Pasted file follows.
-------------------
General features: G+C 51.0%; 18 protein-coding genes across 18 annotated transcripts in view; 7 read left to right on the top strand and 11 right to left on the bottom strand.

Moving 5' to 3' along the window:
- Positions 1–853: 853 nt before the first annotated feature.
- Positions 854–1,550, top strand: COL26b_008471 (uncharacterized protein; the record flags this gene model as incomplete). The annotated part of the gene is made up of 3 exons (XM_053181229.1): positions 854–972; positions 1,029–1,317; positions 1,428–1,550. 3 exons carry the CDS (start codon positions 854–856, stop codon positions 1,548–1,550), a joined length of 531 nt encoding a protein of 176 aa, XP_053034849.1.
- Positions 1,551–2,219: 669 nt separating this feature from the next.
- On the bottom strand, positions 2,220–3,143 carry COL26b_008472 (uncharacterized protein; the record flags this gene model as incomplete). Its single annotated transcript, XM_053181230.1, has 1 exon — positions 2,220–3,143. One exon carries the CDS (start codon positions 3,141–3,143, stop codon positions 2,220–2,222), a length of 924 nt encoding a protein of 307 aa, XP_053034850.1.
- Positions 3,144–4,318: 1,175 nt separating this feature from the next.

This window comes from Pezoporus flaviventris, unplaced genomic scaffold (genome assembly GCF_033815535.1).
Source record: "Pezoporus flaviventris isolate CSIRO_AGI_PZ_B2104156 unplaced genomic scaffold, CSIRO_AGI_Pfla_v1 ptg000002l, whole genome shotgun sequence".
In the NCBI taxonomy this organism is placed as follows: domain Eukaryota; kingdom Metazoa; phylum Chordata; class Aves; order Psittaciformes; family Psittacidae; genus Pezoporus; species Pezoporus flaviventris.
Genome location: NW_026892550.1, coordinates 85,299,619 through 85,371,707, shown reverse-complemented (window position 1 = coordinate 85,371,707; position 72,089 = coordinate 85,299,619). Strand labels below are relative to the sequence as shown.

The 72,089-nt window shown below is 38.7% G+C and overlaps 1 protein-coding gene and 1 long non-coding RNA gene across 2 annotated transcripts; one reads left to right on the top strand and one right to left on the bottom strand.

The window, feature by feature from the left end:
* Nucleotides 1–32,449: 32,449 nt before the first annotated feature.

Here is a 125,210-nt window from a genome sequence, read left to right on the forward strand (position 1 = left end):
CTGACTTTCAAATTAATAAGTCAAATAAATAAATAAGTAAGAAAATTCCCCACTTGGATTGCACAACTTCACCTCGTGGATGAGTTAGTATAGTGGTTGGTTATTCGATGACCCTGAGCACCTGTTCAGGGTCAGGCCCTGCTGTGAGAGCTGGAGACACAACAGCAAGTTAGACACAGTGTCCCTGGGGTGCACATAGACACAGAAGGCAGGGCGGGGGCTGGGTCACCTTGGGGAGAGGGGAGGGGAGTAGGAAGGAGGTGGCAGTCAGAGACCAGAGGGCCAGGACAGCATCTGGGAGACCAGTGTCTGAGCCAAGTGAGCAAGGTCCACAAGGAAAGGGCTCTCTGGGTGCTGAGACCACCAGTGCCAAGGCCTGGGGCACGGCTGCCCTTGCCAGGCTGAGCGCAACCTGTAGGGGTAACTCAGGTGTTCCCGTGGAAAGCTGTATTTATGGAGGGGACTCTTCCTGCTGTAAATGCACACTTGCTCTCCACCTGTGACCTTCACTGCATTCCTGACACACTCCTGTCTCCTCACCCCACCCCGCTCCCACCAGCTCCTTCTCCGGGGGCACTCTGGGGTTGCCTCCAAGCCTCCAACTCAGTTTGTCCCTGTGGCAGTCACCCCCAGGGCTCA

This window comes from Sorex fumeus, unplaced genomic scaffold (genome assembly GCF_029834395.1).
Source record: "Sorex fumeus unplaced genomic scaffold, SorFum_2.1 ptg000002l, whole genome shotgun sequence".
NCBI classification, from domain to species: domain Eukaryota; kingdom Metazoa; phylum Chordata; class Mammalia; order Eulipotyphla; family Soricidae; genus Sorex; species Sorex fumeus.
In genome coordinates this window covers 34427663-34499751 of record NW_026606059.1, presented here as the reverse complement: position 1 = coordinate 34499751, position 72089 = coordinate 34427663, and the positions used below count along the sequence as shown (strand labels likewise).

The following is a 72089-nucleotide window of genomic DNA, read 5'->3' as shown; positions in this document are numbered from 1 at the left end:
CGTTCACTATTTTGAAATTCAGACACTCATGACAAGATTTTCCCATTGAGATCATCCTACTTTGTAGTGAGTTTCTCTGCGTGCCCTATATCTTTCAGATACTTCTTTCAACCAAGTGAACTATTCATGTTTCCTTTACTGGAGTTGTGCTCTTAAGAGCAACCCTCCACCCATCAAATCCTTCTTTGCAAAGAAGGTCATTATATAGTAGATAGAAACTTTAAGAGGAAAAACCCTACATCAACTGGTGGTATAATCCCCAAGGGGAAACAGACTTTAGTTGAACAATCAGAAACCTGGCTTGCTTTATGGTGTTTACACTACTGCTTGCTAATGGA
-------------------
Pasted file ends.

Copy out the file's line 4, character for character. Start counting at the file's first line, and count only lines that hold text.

- Positions 854–1,550, top strand: COL26b_008471 (uncharacterized protein; the record flags this gene model as incomplete). The annotated part of the gene is made up of 3 exons (XM_053181229.1): positions 854–972; positions 1,029–1,317; positions 1,428–1,550. 3 exons carry the CDS (start codon positions 854–856, stop codon positions 1,548–1,550), a joined length of 531 nt encoding a protein of 176 aa, XP_053034849.1.